Wednesday, December 2, 2015

Times get tougher for the oldies

Glenn Stevens, governor of the Reserve Bank, is used to getting letters from angry citizens. Aside from the ones demanding to know why the Reserve can't solve all our problems by just printing more money, in days past most would have come from small-business people complaining about the latest increase in the official interest rate, which had taken their overdraft rate to ruinous levels.

These days, most come from angry retirees complaining about yet another cut in rates. Doesn't he realise people are trying to live on the interest on their savings?

That's the trouble with interest rates, of course, they cut both ways – a cost of borrowers, but income to savers. The media assume we're all borrowers, so they boo rate rises and cheer rate cuts, adding insult to the oldies' injury.

Like all central banks, the Reserve raises interest rates when it wants to slow the economy by discouraging borrowing and spending, and cuts rates when it wants to speed things up – as now. It jumps that way because households' and businesses' debts total a lot more than their savings.

When I was a young economic journalist in the 1970s, the retired were always complaining about high inflation. Their cost of living was rising rapidly, but they had to live on "fixed incomes" that didn't keep pace.

We eventually solved that problem. Interest rates caught up with higher inflation and, as well, we moved to adjusting pensions regularly in line with prices and then with wages. By the early 1990s we finally had inflation back under control.

How times change. These days, most people retire with superannuation or other savings, which they use to supplement – or occasionally replace – their pension. And since they need to live on the earnings from their savings, they need those earnings to be steady, not go up and down like the share market.

Thus the retired like to put most of their savings in interest-bearing bank accounts, term deposits or pension funds that have most of their money in bonds. So these days a lot of retired are back to living on "fixed incomes", meaning they hate to see interest rates falling.

Our official interest rate is down to 2 per cent, a record low, having been cut 10 times since late 2011. The rates paid to savers are only a little higher. Even so, our rates are relatively high compared with most advanced countries. They're near zero in most developed economies, and in parts of Europe you actually have to pay the bank a tiny percentage to persuade it to hold your money.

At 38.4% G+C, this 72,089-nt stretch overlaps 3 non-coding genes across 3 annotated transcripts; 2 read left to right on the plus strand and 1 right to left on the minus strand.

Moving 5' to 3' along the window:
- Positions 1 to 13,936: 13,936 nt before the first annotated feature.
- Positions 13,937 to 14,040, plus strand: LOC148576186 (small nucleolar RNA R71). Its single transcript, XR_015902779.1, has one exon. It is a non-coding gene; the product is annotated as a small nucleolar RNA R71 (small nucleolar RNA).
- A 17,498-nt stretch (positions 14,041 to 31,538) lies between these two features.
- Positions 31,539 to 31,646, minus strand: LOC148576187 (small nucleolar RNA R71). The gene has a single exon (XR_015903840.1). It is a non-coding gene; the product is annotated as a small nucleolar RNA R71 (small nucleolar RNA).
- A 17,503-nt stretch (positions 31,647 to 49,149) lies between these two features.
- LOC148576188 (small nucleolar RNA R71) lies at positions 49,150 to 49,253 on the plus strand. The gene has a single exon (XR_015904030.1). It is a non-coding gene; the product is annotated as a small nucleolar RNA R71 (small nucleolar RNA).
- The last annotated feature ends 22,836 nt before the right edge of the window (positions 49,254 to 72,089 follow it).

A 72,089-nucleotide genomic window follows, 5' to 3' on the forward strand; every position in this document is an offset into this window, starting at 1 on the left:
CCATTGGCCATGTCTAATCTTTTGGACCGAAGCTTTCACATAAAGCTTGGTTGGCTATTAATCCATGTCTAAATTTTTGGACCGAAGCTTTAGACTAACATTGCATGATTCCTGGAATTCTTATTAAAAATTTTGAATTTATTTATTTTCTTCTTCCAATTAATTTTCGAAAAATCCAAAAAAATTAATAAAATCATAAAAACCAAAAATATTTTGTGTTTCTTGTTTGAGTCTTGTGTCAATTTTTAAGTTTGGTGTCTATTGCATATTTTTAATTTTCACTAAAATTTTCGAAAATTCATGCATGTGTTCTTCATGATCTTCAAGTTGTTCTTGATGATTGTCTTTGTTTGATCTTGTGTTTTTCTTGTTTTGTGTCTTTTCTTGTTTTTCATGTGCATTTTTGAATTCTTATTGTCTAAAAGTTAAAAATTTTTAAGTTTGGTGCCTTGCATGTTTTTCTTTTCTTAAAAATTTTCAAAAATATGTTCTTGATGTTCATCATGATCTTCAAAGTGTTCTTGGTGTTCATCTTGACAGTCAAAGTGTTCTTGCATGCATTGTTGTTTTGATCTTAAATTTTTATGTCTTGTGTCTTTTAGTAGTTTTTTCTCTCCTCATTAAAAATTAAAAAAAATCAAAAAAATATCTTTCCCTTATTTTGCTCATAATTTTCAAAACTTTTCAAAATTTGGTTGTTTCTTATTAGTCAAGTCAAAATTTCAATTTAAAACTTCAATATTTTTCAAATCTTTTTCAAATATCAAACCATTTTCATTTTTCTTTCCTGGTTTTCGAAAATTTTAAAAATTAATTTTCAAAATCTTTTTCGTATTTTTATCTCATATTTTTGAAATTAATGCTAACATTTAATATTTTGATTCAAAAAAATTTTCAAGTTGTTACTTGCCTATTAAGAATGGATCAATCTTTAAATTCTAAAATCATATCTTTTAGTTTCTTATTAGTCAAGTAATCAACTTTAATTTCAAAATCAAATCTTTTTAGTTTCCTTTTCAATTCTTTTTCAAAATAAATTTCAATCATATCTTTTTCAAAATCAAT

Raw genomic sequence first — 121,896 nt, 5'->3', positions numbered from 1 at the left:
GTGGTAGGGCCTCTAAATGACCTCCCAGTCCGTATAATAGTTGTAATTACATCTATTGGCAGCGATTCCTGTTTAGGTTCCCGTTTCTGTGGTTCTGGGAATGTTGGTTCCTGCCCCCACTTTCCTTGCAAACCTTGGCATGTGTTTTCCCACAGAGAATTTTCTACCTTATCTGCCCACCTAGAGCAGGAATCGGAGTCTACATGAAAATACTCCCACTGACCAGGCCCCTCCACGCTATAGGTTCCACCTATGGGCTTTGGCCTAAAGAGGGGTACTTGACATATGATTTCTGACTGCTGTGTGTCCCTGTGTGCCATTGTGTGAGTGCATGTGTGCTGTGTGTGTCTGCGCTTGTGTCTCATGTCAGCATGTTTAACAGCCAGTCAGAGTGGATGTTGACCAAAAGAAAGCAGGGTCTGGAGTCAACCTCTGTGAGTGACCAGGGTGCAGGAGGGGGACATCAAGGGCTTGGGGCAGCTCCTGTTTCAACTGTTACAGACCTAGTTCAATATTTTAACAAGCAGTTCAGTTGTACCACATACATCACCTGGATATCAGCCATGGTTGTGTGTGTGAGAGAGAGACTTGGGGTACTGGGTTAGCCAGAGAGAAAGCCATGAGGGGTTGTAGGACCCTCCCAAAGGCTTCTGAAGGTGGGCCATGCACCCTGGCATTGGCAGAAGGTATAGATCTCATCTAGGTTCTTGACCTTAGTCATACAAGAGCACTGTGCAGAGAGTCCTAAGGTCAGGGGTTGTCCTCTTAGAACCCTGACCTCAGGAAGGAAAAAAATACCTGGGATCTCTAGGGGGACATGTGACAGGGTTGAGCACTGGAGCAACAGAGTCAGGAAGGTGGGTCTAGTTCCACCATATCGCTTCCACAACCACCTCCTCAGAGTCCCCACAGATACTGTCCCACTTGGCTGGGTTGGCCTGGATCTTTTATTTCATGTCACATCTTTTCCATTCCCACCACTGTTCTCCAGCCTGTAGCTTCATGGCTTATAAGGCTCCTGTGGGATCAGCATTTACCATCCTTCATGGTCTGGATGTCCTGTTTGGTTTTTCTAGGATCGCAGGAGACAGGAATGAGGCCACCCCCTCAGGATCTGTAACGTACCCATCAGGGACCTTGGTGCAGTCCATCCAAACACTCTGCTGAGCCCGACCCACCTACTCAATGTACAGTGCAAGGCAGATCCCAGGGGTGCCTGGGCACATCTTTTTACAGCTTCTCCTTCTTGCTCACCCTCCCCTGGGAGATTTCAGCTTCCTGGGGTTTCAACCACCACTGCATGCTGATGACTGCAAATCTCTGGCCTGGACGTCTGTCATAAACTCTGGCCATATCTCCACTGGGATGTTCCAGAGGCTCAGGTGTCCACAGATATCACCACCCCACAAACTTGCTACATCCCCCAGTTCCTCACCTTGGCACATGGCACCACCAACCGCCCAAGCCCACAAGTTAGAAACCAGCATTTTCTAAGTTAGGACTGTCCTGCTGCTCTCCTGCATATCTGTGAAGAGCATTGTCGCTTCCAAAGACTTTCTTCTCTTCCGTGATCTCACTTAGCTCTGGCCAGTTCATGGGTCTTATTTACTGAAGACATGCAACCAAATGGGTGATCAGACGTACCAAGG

I'll let you into an open secret: Stevens will be retiring as governor next September, though since he'll only be 58 – just a boy, really – I doubt he'll be putting his feet up.

He said a few things last week that make you think he's turning his mind to retirement. And he doesn't like what he sees.

"My guess is that global interest rates are still going to be very low for a good part of the decade ahead," he told the Australian Business Economists.

It's likely the US Federal Reserve will raise its official interest rate a fraction this month. But Stevens doesn't see US rates rising far. The European Central Bank and the Bank of Japan were "a long way from even thinking about higher interest rates". And the Europeans are openly contemplating further cuts.

So the average official interest rate in the major money centres may be very low for quite a while, he said.

Trouble is, "in a low interest-rate world, the problems of providing retirement incomes will become ever more prominent".

The very low level of yields (returns) on government bonds and other fixed-interest securities means the prices of such securities are very high (it was actually rising bond prices that caused yields to go so low).

So these days it costs you or your pension fund a lot just to buy securities that pay such low amounts of interest. Which is another way of saying you now need to retire with a lot more savings than you did to maintain a given standard of living.

Added to that, we're living longer and so need our savings to last longer.

Stevens said the retiree can, of course, respond to the reduced attractiveness of fixed-interest securities by holding more of her savings in dividend-paying shares. This involves accepting more risk of volatility, of course.

Certain well-known Aussie companies pay big, steady dividends, which usually come with refundable income tax rebates (known as franking credits) attached. Most people would also be hoping to see these dividends grow over time, as inflation continues.

"It certainly seems that many Australian listed corporates feel the pressure from shareholders to deliver that, even some whose earnings are inherently volatile," Stevens said.

Can the corporate sector realistically promise growing dividends over a long period? Not without being prepared to take on greater risk by investing in new projects.

"How much of that risk an older shareholder base will allow boards and managements of listed entities to take is an important question," he said.

"Overall, in a world where a bigger proportion of the population wants to be retired and living (even if only in part) off the return on their savings, those returns are likely, all other things equal, to be lower."

A good argument for delaying retirement.